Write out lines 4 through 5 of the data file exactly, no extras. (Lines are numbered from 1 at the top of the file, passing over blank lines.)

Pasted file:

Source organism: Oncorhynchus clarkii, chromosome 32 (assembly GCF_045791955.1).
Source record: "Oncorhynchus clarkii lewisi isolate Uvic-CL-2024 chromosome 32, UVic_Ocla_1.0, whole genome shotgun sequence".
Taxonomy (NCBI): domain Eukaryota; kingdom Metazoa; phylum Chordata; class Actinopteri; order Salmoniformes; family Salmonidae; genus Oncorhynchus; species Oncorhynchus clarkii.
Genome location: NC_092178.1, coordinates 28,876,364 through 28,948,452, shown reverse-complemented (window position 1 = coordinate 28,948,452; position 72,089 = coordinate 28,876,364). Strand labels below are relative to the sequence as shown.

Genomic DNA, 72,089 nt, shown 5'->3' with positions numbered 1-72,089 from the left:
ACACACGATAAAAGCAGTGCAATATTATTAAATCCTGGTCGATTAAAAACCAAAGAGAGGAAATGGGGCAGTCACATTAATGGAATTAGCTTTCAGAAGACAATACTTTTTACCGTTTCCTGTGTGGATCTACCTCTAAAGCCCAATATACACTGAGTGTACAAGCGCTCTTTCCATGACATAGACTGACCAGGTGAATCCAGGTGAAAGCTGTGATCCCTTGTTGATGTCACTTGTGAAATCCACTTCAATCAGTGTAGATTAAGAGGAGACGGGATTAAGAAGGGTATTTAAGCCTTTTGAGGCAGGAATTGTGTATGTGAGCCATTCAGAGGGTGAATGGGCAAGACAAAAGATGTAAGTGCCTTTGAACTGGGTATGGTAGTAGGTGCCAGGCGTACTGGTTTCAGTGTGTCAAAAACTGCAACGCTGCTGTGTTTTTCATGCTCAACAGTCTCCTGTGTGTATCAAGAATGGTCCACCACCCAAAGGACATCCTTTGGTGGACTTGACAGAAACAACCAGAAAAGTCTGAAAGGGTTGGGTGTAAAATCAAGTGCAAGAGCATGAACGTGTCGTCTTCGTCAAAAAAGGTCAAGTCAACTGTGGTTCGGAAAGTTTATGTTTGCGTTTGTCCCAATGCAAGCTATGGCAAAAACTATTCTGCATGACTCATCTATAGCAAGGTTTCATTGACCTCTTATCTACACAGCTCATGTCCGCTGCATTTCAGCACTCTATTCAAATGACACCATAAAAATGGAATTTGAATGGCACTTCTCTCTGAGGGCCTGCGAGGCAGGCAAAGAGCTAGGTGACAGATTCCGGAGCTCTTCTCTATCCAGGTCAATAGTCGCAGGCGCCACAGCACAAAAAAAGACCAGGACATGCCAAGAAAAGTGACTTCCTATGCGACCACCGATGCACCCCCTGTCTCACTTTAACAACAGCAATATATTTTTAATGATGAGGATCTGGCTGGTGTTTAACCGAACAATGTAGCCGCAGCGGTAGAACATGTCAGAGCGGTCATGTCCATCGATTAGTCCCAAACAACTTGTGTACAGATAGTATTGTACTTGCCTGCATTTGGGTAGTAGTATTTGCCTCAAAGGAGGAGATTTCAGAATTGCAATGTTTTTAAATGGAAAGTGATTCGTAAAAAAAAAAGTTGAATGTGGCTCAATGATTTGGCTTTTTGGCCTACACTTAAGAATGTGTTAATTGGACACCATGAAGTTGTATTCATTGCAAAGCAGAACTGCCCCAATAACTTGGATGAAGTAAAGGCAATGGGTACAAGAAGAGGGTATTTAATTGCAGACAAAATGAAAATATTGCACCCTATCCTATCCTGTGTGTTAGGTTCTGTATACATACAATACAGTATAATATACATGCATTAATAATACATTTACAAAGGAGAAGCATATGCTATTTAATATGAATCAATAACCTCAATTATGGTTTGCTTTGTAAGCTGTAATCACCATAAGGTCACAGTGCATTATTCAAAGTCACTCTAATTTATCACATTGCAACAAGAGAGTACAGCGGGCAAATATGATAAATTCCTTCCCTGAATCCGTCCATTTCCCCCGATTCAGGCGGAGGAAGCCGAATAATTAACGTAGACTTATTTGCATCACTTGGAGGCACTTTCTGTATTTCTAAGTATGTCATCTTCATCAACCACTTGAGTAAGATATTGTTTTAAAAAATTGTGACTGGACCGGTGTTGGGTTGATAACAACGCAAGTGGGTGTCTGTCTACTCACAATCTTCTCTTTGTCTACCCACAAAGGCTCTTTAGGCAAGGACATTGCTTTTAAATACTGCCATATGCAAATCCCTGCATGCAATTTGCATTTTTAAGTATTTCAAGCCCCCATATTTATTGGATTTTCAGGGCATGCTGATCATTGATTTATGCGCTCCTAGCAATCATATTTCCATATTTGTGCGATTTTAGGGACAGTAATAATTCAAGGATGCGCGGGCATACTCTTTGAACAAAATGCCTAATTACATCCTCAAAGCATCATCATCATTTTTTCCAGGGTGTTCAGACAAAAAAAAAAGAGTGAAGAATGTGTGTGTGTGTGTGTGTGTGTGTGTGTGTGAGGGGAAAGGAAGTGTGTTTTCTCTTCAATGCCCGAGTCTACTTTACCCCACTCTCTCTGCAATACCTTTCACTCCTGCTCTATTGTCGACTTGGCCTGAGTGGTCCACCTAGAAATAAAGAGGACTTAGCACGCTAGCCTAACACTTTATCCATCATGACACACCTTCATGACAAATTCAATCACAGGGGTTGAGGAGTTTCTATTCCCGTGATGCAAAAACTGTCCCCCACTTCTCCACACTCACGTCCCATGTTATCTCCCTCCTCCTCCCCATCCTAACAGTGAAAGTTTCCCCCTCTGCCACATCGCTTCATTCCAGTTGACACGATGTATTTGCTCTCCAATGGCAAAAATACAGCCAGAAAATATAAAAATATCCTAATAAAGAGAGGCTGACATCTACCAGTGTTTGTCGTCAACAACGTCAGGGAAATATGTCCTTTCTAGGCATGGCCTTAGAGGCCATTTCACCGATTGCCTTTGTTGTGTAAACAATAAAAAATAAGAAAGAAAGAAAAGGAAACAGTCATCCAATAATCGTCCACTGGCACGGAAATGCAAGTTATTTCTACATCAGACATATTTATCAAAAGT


Genome location: NC_092178.1, coordinates 28,876,364 through 28,948,452, shown reverse-complemented (window position 1 = coordinate 28,948,452; position 72,089 = coordinate 28,876,364). Strand labels below are relative to the sequence as shown.

Genomic DNA, 72,089 nt, shown 5'->3' with positions numbered 1-72,089 from the left: